new genomes in large numbers -- an essential step.

CellFor has resolved these issues, El-Kassaby says. CellFor's process
uses chemical baths that in essence force a single seed -- a tree
embryo, as El-Kassaby thinks of it -- to produce millions of copies
of itself. The company then stores the copies cryogenically, popping
them into the ground when needed to produce seedlings that then are
sold to timber companies. "Anything you produce in a laboratory, we
can make millions of," El-Kassaby says. The advantages for timber
companies are multiple, but the most significant may be this:
According to CellFor, reproducing elite trees with its battery of
clonal techniques can increase wood production by as much as 60
percent from one generation of trees to the next.

Sheer size is not the only thing timber companies hope to get from
test-tube saplings. Natural trees seek to grow the tallest, narrowest
trunks possible and the thickest, widest array of branches possible
in their mission to capture sunlight. But timber companies would
prefer shorter, fatter trunks, to maximize wood production, and
small, sparse branches, to minimize knots and let foresters pack more
trees into each acre. An optimal tree also would have a smaller root
system -- on average, about a third of a tree's wood is under the
ground. Genetic engineering should be able to sculpt trees along
those lines with relative ease, Bradshaw believes. "You'd have
incredibly dense stands of trees that were 15 feet tall and 6 feet
wide and had a couple stubby branches at the very top," he speculates.

The payoff from these kinds of supertrees is potentially enormous.
According to David G. Victor, director of the Program on Energy and
Sustainable Development at Stanford University, the annual timber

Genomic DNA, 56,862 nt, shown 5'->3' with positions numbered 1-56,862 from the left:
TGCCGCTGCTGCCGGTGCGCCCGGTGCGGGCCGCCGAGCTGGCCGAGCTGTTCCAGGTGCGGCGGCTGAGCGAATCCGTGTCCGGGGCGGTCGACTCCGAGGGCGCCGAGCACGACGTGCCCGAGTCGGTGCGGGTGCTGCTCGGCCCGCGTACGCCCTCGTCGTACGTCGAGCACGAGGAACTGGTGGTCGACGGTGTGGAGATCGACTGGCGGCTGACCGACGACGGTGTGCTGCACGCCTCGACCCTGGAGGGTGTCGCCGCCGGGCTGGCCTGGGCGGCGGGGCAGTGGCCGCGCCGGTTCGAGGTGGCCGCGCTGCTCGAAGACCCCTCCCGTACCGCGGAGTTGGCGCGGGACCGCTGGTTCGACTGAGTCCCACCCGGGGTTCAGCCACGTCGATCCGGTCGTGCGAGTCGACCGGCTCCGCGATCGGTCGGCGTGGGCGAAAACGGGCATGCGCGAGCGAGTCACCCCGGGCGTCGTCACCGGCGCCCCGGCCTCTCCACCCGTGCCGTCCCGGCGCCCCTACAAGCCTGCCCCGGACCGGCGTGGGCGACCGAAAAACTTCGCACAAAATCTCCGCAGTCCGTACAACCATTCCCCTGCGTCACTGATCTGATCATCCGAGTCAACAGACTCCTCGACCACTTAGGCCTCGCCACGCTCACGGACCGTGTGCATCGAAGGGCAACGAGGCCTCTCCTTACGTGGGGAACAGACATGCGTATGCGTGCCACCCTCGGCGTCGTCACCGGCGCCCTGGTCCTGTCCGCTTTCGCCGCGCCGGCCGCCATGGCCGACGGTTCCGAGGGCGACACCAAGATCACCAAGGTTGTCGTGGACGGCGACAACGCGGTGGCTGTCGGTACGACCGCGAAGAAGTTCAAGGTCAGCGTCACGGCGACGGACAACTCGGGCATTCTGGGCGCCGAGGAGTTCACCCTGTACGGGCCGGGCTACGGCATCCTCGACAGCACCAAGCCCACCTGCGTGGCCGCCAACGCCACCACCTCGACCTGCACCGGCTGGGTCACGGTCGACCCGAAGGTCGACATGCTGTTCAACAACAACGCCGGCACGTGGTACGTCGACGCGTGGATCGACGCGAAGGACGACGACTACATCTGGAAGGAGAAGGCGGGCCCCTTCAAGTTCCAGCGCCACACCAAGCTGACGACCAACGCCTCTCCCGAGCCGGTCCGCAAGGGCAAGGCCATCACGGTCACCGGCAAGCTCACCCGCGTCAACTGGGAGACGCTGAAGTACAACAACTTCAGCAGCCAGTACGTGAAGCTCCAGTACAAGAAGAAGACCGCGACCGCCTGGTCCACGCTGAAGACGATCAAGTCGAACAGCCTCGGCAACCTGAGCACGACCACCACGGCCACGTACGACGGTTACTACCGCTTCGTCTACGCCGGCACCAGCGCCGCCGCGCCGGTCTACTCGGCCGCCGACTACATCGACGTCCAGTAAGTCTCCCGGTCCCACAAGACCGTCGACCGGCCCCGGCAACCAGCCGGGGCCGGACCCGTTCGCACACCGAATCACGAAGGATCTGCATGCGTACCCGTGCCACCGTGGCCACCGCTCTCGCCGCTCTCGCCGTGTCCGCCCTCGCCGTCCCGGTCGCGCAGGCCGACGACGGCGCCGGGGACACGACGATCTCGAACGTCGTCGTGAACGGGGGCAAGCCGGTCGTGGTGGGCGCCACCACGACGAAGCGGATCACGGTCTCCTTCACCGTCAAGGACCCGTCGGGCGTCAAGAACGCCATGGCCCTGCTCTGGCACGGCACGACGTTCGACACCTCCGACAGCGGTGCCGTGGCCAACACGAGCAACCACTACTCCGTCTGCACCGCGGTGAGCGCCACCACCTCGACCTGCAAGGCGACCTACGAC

plantation growth rate today is typically 30 to 40 cubic feet of wood
per acre. (The industry measures timberland productivity as annual
wood growth per acre, in cubic feet.) By taking the first steps at
better breeding and management, foresters in some areas have already
been able to raise that productivity figure by a factor of 10 or
more. "Now add in biotech, which could let you re-architect the tree
from the ground up," Victor says. "The potential is simply

Such "re-architected" organisms are probably years off. Scientists
have yet to fully unravel the genome of any specific tree species,
and thus have limited knowledge of which genes control things like
forming branches or growing wood. A government-sponsored project to
decipher the first tree genome -- of the black cottonwood -- is
expected to be completed in 2003. But high-tech forestry is already
homing in on seemingly less dramatic advances that still could save
huge amounts of money. To remove lignin, the compound that makes wood
cells rigid, the U.S. timber industry spends an estimated $20 billion
or more a year. That's an onerous cost in a business with annual
sales of $254 billion. Researchers at North Carolina State University
and Michigan Technological University have identified natural
mutations of genes that control lignin production in some species.
CellFor is also studying the problem.

Improvements to wood quality are another research target. "Trees are
chemical factories," says Oregon State's Strauss. "They fight off
pests for decades. If you could actually increase the level of
natural protection, you might be able to grow the equivalent of
pressure-treated wood with no toxic chemicals." Disease resistance is